New York City Theater
"In the Heights"
37 Arts, Manhattan
Exuberance, joy, and a tribute to a neighborhood! Such are the elements of “In the Heights,” which has just burst upon the off-Broadway scene. The show celebrates the Latino neighborhood of Washington Heights, that northwest corner of Manhattan that overlooks the George Washington Bridge. Written and conceived (as well as starring) 27-year-old Lin-Manuel Miranda, the show reverberates with the freshness and optimism of youth. In fact, all the show’s key figures are young—29-year-old book writer Quiara Alegria Hudes and 30-year-old director Thomas Kail, as well as Miranda himself.
Fresh, yes, but also derivative. Miranda is the first to admit the influences of “West Side Story,” “Rent,” and “Fiddler on the Roof.” As in past shows, there are the star-crossed lovers from different backgrounds, the sense of family, the emphasis on one ethnic group.
But what is fresh is that, at last, a musical deals with the current Latinos of Manhattan, and deals in a positive way. The characters sing, dance, love, fight, suffer, dream, all in a one-block area, with its bodega, beauty salon, limo service, and tenements. One could argue that the story should be darker, more realistic. In real life, the road, for this particular immigrant group, has not, in fact, been paved with yellow bricks, notwithstanding Miranda’s take on it all. Racism aimed at the Latino newcomers has added to the usual bigotry.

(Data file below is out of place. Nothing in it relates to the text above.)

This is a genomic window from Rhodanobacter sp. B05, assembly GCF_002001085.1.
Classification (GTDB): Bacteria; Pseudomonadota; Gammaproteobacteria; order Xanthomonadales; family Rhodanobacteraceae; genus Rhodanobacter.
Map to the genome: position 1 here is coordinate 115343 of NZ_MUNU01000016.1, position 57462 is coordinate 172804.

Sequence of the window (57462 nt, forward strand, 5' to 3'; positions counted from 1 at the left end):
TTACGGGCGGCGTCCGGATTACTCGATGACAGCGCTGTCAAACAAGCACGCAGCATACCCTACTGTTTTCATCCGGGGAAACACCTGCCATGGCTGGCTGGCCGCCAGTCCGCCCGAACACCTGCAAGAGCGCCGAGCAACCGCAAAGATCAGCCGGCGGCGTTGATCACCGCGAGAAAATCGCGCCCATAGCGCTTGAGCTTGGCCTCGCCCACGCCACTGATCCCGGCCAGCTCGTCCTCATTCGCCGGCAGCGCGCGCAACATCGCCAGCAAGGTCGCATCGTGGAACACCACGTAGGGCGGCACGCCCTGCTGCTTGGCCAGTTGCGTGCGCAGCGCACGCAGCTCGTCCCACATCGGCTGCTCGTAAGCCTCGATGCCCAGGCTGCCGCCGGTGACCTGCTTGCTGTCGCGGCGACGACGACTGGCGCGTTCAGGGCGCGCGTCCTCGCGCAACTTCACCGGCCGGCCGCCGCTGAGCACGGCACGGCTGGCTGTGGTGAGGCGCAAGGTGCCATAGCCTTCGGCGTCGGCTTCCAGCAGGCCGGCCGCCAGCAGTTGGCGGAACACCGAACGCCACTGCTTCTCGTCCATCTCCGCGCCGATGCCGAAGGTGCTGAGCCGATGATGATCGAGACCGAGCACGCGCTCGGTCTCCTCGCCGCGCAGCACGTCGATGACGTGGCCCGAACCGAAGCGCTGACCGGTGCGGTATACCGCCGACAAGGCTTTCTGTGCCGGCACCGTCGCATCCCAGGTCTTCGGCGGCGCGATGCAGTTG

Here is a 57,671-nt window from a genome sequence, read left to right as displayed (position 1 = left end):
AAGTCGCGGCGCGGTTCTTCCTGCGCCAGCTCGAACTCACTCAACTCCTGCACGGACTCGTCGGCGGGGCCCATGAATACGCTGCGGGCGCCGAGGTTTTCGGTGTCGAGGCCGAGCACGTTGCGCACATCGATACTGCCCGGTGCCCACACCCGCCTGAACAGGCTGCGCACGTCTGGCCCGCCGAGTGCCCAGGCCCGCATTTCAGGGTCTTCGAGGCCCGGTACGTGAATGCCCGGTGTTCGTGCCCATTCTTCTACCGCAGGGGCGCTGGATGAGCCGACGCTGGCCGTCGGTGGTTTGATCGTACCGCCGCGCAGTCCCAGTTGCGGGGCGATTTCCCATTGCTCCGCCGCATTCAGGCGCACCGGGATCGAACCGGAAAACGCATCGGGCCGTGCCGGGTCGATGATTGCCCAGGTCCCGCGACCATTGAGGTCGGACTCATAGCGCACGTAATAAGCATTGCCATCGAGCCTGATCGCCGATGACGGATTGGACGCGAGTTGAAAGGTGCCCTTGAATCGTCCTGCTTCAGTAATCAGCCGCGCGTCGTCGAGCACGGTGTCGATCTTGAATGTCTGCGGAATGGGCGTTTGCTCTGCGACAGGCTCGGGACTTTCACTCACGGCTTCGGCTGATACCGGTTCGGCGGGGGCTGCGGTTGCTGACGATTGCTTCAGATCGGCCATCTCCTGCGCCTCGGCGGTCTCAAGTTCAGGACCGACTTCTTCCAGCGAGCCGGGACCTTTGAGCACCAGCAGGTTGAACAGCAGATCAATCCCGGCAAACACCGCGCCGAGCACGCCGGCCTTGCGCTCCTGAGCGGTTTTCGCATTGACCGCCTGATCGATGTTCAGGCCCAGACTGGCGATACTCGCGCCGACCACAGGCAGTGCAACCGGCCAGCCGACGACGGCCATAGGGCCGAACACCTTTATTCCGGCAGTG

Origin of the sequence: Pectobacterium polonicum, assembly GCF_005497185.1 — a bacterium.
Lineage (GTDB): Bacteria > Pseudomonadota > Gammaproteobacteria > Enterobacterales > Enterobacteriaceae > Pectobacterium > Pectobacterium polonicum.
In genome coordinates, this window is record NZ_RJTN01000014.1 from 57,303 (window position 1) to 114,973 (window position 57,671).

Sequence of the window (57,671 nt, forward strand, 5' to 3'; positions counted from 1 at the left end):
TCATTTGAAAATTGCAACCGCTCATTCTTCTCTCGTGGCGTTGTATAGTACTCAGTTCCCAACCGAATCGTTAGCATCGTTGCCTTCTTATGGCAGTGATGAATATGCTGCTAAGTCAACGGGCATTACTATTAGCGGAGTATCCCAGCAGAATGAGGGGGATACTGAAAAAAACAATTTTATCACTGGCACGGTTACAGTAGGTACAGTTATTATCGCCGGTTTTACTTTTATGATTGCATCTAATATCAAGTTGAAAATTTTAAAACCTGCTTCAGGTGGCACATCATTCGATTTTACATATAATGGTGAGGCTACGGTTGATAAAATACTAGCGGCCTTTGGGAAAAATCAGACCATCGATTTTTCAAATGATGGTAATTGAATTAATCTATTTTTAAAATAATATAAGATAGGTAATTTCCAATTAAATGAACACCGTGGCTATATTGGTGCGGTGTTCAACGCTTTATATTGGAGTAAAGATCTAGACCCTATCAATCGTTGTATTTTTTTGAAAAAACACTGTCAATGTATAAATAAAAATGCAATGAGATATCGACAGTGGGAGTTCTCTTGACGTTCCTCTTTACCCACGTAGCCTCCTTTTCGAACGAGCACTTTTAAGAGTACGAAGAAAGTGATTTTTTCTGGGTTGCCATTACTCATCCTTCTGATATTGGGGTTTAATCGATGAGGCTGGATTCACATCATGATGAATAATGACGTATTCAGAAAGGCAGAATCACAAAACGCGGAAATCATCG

But Miranda and Hudes have chosen to emphasis the bright side. There’s always street-dancing and celebrations. And some one’s lottery ticket pays off with $96,000, which is shared generously. And the lovers will win out, without stabbings or deaths. The worst problems in the Heights are limited funds and black-outs during the summer’s heat.
But the production works, with its highly professional staging, choreography, and music. Miranda’s music, which dips into many genres (in particular hip-hop and Latin beats), is infectious. And Kail directs a company of fine dancers and performers, which pours its energies into the numbers. As for performers, Miranda himself creates a delightful Usnavi (yes, that is his name—named after the writing on a navy ship). Karen Olivo is a knock-out as a beautician/dancer/dreamer, and Robin de Jesus adds much local color as a Latino kid. Mandy Gonzalez and Christopher Jackson are appealing as the young lovers, and Priscilla Lopez, as the mother, gives the flawless performance one has come to expect of her. But it is Olga Merediz who brings the most depth and humanity to the production. She plays the loving grandmother, Abuela (grandmother in Spanish), stepping in as surrogate parent to her grandsons. It is she who most poignantly expresses the feeling of a newcomer to a foreign land.
In all, “In the Heights” is a welcome addition to the off-Broadway scene. One hopes this new musical will be charming audiences for a long time to come.
-- Irene Backalenick
February 17, 2007